“Anxiety in the heart of man causes depression, but a good word makes it glad.”
Anxiety can be defined as an abnormal and overwhelming concern over the reality of a threat, and our inability to cope with it. Similar words would be care, concern, fear, nervousness or worry. Anxiety is usually accompanied by an inability to focus on other tasks, difficulty sleeping, and either no appetite or one that seems to rage out of control. Solomon observed that unchecked anxiety can lead to a much worse condition, that of all out depression. No doubt, life is filled with challenges greater than we can handle, which bring us to the brink of anxiety. Many of us may feel as though we have already slipped off that cliff. Fortunately, the Bible addresses the subject of anxiety and gives us some clear cures for our common worries.
Jesus told us not to worry, but to observe how our Heavenly Father cares for the birds of the air and the flowers of the fields (Matthew 6:26). He went on to explain that we are of much greater value to God than any other part of His creation, and He promises to meet our needs. The first step in curing common worries is to place your trust in the loving arms of God. Those who handle life’s challenges best, are those who have come to trust in the loving care of God. When all else fails, they remain calm because they know their lives are wrapped up in the arms of God.
Paul declared, instead of worrying about the challenges we are facing, we should pray. Worry does not have the ability to fix anything. In fact, it has been proven, worry can actually create physical problems. Jesus asked, “which of you by worrying can add a cubit to your stature?” (Luke 12:26) Worry does not help matters, but makes them worse. The clear alternatives to worry is to take my concerns to the Lord and allow Him to direct my steps.
Solomon adds an interesting step in curing worry. He reminds us of the value of a word carefully spoken. There are certain people who seem to have a gift for stirring up unwarranted concern, while others seem to be a calming voice of reason. We have all experienced times when a person opens their mouths and makes matters worse. The words that carry the ability to put gladness in the heart of the worrier, are the promises of God. In those times, when we are overwhelmed, we need to learn to cling to the promises of God.
Perhaps now would be a good time to set your worries aside and replace them with trust, by casting your cares upon the Lord, and filling your mind with His great and precious promises.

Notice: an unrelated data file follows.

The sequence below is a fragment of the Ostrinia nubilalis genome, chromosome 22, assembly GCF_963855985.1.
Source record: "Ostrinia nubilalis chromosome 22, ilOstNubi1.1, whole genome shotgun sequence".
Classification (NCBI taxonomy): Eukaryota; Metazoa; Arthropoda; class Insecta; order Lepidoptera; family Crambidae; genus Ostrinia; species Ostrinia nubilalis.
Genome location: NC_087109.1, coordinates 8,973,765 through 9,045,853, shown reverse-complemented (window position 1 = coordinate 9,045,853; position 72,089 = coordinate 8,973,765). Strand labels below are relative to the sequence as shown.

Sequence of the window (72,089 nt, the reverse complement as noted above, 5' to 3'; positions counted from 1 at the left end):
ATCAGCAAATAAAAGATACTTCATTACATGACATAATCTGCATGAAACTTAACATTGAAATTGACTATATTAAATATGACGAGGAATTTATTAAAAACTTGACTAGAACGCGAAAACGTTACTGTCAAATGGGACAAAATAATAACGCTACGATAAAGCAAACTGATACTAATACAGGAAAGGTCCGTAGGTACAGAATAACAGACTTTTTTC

Questions for Proverbs 12
As the previous chapter, this chapter is a collection of sometimes unrelated pearls of wisdom concerning the righteous/wise and the wicked/foolish. In particular, truth, speech, and diligence are important themes in this chapter.
1. Verse 1 repeats an idea in Proverbs: the wise man is teachable and humble and loves to learn more of the things of God. Read 2Peter 3:18 and Proverbs 1:5. Is this your heart attitude when you study your bible, or do you have a “know-it-all” attitude?
2. Read verse 4. How is your relationship with your spouse? Are you a blessing to them? Read Ephesians 5:21-33, and 1Peter 3:1-9 for instruction on being a wife and being a husband.
3. Verses 2-3 and 5-8 speak of the stability and strength of the righteous and the instability of the wicked. How long can prosperity last for the wicked?
4. Look at verse 9. Self-promotion is not looked on favorably by the Lord. Read James 4:10 and 1 Corinthians 4:7. Do you give the Lord honor and credit for all of the blessing and advantage in your life or do you brag/honor yourself?
5. Read Proverbs 12:15. As people we tend to look at things from our own perspective and think that we are right. The book of Judges tells of a time in Israel’s history when men did what they thought was right without considering the things of God. Read Judges 21:5. Is Jesus the King who rules your life? Do you accept what He says as truth to be believed and obeyed?
6. Verses 13, 18, 19, 22 all address our speech. Make a list of the consequences of using our mouths righteously and wickedly.
7. Read verse 25. What is the result of worry/anxiety? What is an antidote for worry? Read Matthew 6:25-34 for good counsel for those who are anxious.